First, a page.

16:26 23 January 2017
A drug used to combat a chronic sleep disorder could help curb impulses for food, helping food addicts to lose weight, scientists have claimed.
Food addicts are deficient in dopamine, a hormone released in the brain when people eat. This causes food addicts to eat more to reach the same level of pleasure as others.
A new study found that Modafinil, a drug used to treat narcolepsy and known to increase dopamine levels, could help overweight adults reduce impulse behaviour.
One of the lead researchers, Professor Ivo Vlaev, from Warwick University, said:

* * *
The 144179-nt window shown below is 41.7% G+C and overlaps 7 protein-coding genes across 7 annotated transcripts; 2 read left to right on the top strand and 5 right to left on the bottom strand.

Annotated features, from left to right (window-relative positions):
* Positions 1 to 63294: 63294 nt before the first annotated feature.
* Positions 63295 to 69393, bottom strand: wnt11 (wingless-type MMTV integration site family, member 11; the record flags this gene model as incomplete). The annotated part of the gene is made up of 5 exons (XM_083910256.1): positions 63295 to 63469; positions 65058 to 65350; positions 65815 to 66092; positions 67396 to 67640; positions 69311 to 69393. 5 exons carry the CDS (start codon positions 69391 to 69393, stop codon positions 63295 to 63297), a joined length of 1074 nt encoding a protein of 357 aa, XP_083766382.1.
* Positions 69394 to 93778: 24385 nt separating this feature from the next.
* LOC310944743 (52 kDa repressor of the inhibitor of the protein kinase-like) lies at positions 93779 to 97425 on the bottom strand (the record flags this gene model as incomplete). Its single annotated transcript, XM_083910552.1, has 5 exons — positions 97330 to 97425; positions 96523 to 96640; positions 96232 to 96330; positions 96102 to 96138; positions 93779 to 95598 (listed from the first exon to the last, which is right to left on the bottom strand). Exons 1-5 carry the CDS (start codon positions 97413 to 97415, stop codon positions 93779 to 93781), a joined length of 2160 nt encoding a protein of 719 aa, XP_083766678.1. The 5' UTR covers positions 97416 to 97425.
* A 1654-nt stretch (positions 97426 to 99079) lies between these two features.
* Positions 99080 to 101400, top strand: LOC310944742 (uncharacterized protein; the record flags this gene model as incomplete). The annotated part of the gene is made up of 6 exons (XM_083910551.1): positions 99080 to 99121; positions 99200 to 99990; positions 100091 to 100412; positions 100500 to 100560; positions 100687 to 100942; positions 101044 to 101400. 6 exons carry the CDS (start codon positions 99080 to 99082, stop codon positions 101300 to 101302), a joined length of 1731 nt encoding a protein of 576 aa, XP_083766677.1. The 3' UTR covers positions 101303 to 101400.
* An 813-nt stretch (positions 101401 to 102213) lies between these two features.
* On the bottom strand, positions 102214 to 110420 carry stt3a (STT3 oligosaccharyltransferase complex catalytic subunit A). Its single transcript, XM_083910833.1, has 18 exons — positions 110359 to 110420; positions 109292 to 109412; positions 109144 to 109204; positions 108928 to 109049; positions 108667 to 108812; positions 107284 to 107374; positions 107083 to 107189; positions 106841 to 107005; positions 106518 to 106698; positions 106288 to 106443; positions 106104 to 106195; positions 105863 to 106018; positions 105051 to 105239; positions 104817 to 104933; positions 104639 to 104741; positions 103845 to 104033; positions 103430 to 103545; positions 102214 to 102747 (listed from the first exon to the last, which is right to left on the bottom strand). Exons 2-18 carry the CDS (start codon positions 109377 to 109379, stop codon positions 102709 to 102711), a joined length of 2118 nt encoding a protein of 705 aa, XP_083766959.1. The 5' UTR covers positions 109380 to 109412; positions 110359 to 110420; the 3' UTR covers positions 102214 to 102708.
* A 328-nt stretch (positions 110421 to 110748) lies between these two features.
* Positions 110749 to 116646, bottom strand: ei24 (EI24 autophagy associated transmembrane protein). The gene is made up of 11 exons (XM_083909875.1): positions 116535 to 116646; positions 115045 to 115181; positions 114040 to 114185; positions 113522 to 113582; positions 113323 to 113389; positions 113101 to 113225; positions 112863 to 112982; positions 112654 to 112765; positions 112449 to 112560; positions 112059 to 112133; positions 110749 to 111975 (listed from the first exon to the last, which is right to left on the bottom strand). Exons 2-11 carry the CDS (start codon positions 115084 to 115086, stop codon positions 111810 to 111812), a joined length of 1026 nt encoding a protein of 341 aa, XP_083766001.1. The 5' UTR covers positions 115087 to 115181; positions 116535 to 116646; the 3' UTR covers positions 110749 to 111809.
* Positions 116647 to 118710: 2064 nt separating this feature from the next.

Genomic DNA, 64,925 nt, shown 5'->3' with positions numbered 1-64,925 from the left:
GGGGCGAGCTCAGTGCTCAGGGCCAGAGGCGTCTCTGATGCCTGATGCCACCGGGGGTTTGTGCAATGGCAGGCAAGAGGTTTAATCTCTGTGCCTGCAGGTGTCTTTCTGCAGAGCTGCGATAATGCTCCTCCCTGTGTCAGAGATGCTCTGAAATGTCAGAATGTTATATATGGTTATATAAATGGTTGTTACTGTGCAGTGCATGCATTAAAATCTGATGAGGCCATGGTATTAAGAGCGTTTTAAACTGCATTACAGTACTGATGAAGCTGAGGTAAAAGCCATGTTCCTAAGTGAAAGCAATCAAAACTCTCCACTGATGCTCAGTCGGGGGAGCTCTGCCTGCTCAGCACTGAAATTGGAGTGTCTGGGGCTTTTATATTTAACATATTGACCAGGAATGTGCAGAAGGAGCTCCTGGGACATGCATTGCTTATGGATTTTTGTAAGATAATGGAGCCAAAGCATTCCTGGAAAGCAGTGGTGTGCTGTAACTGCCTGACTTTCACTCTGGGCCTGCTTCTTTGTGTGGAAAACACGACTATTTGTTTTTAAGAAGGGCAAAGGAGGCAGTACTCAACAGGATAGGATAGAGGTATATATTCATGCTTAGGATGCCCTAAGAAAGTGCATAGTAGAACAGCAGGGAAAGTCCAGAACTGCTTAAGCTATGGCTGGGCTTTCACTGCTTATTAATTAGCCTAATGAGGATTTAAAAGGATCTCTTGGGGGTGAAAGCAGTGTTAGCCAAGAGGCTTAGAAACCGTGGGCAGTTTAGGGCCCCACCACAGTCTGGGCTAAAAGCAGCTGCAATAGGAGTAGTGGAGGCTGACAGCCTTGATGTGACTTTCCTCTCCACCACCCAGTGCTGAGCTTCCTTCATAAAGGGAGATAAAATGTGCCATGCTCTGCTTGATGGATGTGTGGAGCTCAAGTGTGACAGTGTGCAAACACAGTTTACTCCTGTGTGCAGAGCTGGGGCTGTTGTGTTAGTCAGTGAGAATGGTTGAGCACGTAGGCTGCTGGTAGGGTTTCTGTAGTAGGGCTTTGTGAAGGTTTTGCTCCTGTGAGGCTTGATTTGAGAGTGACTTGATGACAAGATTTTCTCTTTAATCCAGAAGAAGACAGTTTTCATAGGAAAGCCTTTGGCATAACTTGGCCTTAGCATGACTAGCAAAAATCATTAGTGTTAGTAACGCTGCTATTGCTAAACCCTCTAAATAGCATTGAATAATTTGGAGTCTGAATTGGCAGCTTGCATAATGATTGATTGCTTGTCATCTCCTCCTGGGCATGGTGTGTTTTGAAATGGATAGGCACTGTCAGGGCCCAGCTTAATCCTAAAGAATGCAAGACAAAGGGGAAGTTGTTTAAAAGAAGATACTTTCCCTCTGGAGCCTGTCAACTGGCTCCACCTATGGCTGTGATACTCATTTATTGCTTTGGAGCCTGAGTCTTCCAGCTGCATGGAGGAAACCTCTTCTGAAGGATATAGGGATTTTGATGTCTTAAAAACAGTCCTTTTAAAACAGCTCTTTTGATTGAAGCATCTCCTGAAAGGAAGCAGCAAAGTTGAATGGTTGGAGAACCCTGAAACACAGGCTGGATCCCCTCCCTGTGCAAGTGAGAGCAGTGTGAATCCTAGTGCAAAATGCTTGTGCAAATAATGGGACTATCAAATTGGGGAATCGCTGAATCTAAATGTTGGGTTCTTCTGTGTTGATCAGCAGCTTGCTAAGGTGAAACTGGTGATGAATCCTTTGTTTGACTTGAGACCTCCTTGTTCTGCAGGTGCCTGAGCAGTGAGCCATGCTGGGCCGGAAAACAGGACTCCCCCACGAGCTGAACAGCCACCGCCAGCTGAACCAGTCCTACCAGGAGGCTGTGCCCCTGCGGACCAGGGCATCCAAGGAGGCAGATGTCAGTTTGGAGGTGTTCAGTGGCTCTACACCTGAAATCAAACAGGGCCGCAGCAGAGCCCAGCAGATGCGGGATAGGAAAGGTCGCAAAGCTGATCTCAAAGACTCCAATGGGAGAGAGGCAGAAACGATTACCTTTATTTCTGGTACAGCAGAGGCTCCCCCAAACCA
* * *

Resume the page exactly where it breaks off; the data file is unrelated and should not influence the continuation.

'We found Modafinil, which is already on the market, did reduce people's impulsive behaviour.’
He added: 'There is a substantial number of obese people who are food addicts because they have an inability to control their impulsive actions.
'And this drug has shown it can give them more control, which will help them lose weight and improve their health.'
Modafinil is also used to boost academic performance. However, previous research has found that it could cause dizziness and in some cases, fatal skin reactions.